I left a still relatively green Virginia last week to spend a few days where I was born, in cold, white, Upstate New York. I visited with some friends and family, but could not completely put my writing on hold. I never can, really. If the blogs aren’t calling my name, the newest novel is, and so I spent quite a bit of time writing during “down time,” and thinking about writing when I was occupied elsewhere. One day, when nothing much was going on and I could fit in a few hours of writing, my hostess told me that she was shocked by how long I could spend typing away at the keyboard. “I’d go out of my mind,” she said. But then, she isn’t a writer.
Back home in Virginia once again, I posted a quote on my sister blog, Writing New Worlds, from one of my favorite authors, Natalie Goldberg, and it read: “I met a doctor the other night who told me he had always wanted to be a writer. I nodded. People always tell me that…Then I thought to myself, ‘You know, I’ve never met a writer who wanted to be anything else. They might bitch about something they’re writing or about their poverty, but they never say they want to quit…and if they do abandon it they become crazy, drunk or suicidal.’ Writing is elemental.” **
Truth. A born writer wants to write. A born writer can’t not write, or at least, she can’t not write for long. She does other things, surely, or she can’t be much of a person either, let alone any kind of writer. She walks the back roads with the dog. She lays in bed at night with her husband, whispering in the dark. She holds her children and feeds them and worries over them and would die for them if it would help things. She is, thank God, changed by them. She lives, yes, but a big part of her living is her writing. A born writer can’t get away from writing any more than she can separate herself from loving her kids, loving her man. It’s deep in her DNA. It’s as elemental as breathing. Take it away, and she can’t feel whole. No, she really can’t.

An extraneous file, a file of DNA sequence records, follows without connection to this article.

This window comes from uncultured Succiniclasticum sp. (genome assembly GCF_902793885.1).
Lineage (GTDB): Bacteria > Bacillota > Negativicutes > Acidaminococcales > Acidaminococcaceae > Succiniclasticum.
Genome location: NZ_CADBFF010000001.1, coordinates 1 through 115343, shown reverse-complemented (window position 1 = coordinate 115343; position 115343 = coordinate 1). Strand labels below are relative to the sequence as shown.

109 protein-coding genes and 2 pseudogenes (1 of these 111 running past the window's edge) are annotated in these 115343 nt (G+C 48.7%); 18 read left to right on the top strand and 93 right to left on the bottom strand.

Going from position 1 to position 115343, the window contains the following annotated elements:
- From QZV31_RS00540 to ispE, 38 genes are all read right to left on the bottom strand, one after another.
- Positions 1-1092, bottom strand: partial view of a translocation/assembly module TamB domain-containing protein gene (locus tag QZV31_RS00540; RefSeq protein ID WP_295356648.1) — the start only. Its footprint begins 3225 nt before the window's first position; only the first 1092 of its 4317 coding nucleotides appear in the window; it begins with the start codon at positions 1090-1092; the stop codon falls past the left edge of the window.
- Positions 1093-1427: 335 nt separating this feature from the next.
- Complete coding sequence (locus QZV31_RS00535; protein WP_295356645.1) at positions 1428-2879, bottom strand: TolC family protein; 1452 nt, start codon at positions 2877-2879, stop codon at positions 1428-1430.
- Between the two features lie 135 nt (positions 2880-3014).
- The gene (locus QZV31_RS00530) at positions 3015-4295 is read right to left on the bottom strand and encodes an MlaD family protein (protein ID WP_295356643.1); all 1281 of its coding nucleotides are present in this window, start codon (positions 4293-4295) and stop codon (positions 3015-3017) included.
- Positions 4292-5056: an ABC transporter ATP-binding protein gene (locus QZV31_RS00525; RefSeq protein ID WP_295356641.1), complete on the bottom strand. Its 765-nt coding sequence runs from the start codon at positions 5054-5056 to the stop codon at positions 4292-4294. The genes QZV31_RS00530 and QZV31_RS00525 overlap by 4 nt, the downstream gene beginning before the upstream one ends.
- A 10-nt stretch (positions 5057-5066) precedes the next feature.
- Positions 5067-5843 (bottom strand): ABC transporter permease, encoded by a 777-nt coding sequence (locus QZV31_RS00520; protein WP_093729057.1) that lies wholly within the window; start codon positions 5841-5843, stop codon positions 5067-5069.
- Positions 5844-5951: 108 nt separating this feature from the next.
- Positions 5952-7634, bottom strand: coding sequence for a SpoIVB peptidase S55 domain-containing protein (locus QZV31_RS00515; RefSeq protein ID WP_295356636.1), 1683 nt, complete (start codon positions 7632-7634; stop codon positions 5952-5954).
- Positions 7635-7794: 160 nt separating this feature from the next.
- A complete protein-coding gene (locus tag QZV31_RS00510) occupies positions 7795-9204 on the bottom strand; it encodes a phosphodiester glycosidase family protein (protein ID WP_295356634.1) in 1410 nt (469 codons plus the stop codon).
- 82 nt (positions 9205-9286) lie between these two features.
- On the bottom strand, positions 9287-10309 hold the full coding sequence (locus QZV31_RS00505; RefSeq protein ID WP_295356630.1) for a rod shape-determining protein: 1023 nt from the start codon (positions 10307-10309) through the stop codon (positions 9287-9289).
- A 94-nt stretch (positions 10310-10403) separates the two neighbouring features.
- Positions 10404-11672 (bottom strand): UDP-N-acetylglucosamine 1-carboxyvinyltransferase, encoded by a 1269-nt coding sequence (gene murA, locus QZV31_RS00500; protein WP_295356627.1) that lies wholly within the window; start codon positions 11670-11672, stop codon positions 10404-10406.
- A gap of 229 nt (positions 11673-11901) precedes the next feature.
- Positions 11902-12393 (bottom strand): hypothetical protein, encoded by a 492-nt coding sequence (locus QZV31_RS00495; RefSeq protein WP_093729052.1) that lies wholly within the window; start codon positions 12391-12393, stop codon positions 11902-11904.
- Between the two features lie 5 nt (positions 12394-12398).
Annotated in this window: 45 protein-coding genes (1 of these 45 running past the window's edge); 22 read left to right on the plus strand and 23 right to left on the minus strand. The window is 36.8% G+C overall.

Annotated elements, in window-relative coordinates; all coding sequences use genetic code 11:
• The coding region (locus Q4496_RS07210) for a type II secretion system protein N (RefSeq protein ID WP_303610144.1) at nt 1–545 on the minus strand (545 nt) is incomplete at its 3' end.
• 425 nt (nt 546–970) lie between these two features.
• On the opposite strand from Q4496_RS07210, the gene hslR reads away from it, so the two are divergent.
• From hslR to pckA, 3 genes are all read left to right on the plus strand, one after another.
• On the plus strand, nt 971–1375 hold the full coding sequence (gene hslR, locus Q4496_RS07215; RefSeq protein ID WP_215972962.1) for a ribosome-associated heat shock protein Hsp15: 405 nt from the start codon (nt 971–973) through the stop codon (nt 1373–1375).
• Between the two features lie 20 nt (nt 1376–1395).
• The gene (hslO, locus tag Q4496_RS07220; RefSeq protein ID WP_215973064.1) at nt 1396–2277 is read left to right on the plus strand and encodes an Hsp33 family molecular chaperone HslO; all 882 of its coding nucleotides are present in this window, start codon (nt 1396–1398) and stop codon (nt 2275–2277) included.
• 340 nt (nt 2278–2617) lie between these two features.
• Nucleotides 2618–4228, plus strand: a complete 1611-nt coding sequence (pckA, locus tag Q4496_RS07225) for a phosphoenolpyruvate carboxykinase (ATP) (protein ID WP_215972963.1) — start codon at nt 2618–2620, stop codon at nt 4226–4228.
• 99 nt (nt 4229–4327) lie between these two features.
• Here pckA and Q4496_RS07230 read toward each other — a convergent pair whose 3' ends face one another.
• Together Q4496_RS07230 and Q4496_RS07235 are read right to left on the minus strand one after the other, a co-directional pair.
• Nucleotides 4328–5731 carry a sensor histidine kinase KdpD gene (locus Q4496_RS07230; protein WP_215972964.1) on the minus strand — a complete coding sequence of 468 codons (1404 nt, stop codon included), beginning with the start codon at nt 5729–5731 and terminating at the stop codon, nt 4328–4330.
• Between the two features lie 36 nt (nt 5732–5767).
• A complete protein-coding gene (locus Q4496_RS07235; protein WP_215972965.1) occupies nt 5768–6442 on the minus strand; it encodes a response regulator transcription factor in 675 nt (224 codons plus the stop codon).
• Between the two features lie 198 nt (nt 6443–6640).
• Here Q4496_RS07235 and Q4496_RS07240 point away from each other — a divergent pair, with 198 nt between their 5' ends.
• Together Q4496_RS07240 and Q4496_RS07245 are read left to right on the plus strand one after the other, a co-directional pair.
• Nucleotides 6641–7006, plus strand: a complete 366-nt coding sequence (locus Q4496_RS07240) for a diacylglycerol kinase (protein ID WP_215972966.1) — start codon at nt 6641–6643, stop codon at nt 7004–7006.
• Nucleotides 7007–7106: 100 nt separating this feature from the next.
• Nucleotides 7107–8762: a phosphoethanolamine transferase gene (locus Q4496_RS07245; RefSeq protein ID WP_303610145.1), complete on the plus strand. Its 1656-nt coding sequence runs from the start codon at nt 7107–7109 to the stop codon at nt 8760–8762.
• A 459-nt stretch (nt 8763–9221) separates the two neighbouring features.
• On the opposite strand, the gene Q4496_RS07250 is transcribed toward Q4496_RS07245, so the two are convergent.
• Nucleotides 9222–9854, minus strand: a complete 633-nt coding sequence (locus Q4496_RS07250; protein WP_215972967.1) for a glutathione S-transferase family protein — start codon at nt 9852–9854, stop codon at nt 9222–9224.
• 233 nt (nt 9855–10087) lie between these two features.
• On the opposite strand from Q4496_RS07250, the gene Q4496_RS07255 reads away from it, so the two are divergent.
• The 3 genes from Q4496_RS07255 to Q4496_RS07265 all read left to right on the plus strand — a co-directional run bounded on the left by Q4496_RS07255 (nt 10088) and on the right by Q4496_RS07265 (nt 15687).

On the surface, writing seems to allow us to flex our creative muscles. But it is not that easy: through it we stumble into our murkiest thoughts, we’re forced to work out how we really feel about the chaos and the calamity and the changes and the surprises. Writing becomes the womb we run to when we feel weak or overwhelmed or terrified or lost. It entertains us while others around us complain that there’s nothing on TV. Writing helps us make sense of the darkness. Or, if it does not help us make sense of it, it helps us slow things down enough so we can at least catch our breath, get our bearings.
That’s what writing does. And only a writer sees all the possibilities in the simple act of curling fingers around pencil and laying that tip upon rough paper; in the act of arching fingers over keyboard and bringing them down upon keys.
Writing is blood and bone and breath to those of us who were born to do it. Writing doesn’t make me go out of my mind, it has kept me, often, from going out of my mind—though sometimes, I admit, I’ve gotten dangerously close to that abyss. Writing has been the rope I’ve clung to at the edge.
Jean Foster Akin
photo by JFA; please do not use except by permission